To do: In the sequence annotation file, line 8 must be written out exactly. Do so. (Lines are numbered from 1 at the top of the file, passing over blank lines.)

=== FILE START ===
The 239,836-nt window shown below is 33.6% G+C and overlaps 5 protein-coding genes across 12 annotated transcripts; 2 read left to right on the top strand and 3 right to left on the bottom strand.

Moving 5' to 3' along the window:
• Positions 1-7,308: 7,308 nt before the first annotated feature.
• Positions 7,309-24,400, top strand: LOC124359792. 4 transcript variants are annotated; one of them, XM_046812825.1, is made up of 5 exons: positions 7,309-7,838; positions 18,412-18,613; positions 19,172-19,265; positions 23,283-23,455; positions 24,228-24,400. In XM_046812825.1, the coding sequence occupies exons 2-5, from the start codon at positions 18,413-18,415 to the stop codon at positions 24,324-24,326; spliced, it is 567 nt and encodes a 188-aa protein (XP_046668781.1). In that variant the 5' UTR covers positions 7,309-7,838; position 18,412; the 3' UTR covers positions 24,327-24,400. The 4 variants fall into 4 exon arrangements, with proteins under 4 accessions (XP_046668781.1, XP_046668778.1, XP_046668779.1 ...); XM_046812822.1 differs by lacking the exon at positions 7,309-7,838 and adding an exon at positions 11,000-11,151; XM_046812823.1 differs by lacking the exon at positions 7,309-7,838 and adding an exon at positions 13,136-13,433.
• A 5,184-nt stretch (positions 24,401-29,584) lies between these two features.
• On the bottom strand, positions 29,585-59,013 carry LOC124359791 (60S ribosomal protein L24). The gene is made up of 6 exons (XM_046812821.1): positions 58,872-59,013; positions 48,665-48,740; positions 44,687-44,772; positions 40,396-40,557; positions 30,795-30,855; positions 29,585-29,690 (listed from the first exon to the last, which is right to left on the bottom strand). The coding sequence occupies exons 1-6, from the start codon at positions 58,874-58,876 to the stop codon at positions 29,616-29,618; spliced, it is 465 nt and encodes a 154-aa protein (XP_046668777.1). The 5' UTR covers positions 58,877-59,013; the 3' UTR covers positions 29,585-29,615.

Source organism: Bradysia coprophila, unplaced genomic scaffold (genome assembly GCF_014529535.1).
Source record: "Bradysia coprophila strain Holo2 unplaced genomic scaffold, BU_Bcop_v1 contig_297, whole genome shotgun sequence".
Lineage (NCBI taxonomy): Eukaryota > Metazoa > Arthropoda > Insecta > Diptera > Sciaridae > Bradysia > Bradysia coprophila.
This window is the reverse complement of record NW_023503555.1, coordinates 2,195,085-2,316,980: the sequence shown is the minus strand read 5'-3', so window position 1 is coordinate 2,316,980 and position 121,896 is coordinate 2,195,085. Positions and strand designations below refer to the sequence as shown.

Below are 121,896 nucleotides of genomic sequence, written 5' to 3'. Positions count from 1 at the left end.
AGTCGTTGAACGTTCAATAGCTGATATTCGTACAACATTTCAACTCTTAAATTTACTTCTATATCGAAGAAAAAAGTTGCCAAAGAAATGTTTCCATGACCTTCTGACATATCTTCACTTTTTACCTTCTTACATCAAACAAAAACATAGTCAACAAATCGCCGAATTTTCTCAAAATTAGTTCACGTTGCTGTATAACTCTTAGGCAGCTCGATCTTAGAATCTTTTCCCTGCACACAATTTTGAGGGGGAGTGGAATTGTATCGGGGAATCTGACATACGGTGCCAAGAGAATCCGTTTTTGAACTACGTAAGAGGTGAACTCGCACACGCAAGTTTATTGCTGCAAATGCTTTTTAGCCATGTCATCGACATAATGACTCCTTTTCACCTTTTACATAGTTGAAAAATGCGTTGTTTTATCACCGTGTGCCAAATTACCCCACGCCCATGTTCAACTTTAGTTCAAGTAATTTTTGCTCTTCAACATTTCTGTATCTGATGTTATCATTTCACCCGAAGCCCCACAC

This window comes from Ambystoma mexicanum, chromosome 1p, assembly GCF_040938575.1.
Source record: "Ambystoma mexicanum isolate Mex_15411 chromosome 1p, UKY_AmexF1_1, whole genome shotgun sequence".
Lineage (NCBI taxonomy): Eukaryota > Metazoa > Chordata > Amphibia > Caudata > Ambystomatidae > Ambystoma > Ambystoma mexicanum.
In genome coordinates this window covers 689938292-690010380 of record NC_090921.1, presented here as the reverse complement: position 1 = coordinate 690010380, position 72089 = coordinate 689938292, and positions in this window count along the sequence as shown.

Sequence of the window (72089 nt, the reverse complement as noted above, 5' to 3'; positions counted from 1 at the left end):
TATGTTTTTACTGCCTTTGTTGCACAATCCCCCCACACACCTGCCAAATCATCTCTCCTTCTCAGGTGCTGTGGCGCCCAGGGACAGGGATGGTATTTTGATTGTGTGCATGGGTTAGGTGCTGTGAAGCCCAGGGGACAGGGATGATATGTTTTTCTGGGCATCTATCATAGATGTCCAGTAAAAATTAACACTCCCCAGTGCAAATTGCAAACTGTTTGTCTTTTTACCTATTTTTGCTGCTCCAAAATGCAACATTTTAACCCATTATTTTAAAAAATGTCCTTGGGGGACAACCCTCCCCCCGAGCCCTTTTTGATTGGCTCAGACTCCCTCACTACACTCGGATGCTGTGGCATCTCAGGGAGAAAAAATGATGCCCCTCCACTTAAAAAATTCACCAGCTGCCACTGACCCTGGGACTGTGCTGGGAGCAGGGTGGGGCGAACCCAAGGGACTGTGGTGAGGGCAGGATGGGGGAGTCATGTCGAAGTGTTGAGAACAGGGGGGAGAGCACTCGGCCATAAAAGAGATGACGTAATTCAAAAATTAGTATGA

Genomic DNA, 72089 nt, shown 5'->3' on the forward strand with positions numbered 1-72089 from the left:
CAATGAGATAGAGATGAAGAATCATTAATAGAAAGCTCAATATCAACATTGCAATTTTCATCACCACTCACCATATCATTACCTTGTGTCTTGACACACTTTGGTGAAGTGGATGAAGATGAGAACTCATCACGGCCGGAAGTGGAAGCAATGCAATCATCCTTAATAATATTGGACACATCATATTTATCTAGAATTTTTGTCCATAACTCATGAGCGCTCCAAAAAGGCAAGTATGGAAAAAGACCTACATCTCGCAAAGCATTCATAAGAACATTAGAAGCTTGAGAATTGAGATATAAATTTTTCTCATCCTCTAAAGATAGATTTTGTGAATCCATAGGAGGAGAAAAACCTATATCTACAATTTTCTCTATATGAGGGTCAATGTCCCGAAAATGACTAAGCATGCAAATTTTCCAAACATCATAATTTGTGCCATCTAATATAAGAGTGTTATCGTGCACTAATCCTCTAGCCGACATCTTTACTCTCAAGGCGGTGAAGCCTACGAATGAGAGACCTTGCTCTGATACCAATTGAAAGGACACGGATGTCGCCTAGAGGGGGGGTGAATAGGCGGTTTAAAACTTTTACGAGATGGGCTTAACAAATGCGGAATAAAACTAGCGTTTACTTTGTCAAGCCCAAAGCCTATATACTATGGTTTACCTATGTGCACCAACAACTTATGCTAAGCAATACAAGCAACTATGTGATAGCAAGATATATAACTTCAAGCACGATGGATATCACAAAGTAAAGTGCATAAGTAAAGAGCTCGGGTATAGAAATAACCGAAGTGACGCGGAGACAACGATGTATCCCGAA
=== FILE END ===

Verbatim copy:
Source record: "Bradysia coprophila strain Holo2 unplaced genomic scaffold, BU_Bcop_v1 contig_297, whole genome shotgun sequence".